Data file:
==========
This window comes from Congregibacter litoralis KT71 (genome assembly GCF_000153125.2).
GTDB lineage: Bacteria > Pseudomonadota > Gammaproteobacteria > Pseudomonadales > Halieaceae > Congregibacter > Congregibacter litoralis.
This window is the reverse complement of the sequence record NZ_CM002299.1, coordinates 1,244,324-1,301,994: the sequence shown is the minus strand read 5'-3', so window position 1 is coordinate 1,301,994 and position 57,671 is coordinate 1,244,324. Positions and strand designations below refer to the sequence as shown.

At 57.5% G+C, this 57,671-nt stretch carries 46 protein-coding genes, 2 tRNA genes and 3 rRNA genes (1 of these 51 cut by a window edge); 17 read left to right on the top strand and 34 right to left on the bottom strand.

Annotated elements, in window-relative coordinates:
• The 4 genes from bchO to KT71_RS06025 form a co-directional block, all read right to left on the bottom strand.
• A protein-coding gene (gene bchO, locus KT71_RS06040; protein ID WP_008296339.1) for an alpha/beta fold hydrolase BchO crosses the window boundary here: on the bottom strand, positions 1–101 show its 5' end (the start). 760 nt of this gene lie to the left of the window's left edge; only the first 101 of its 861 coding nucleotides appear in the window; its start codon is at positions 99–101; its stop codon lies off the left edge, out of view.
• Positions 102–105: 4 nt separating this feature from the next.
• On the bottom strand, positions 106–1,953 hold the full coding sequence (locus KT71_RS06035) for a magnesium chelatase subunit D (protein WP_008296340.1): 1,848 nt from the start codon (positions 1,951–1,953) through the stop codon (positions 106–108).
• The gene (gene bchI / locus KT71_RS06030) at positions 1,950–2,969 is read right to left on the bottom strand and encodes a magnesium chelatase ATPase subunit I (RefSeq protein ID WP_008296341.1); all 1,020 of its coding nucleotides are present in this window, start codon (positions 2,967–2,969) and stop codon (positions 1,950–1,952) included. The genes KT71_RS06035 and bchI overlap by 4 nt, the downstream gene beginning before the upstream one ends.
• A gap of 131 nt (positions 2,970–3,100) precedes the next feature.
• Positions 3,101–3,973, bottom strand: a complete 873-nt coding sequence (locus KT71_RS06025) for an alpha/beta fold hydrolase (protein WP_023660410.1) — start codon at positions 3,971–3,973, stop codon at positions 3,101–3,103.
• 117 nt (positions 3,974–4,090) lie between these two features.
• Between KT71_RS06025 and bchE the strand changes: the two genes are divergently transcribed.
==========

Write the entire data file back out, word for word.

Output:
This window comes from Congregibacter litoralis KT71 (genome assembly GCF_000153125.2).
GTDB lineage: Bacteria > Pseudomonadota > Gammaproteobacteria > Pseudomonadales > Halieaceae > Congregibacter > Congregibacter litoralis.
This window is the reverse complement of the sequence record NZ_CM002299.1, coordinates 1,244,324-1,301,994: the sequence shown is the minus strand read 5'-3', so window position 1 is coordinate 1,301,994 and position 57,671 is coordinate 1,244,324. Positions and strand designations below refer to the sequence as shown.

At 57.5% G+C, this 57,671-nt stretch carries 46 protein-coding genes, 2 tRNA genes and 3 rRNA genes (1 of these 51 cut by a window edge); 17 read left to right on the top strand and 34 right to left on the bottom strand.

Annotated elements, in window-relative coordinates:
• The 4 genes from bchO to KT71_RS06025 form a co-directional block, all read right to left on the bottom strand.
• A protein-coding gene (gene bchO, locus KT71_RS06040; protein ID WP_008296339.1) for an alpha/beta fold hydrolase BchO crosses the window boundary here: on the bottom strand, positions 1–101 show its 5' end (the start). 760 nt of this gene lie to the left of the window's left edge; only the first 101 of its 861 coding nucleotides appear in the window; its start codon is at positions 99–101; its stop codon lies off the left edge, out of view.
• Positions 102–105: 4 nt separating this feature from the next.
• On the bottom strand, positions 106–1,953 hold the full coding sequence (locus KT71_RS06035) for a magnesium chelatase subunit D (protein WP_008296340.1): 1,848 nt from the start codon (positions 1,951–1,953) through the stop codon (positions 106–108).
• The gene (gene bchI / locus KT71_RS06030) at positions 1,950–2,969 is read right to left on the bottom strand and encodes a magnesium chelatase ATPase subunit I (RefSeq protein ID WP_008296341.1); all 1,020 of its coding nucleotides are present in this window, start codon (positions 2,967–2,969) and stop codon (positions 1,950–1,952) included. The genes KT71_RS06035 and bchI overlap by 4 nt, the downstream gene beginning before the upstream one ends.
• A gap of 131 nt (positions 2,970–3,100) precedes the next feature.
• Positions 3,101–3,973, bottom strand: a complete 873-nt coding sequence (locus KT71_RS06025) for an alpha/beta fold hydrolase (protein WP_023660410.1) — start codon at positions 3,971–3,973, stop codon at positions 3,101–3,103.
• 117 nt (positions 3,974–4,090) lie between these two features.
• Between KT71_RS06025 and bchE the strand changes: the two genes are divergently transcribed.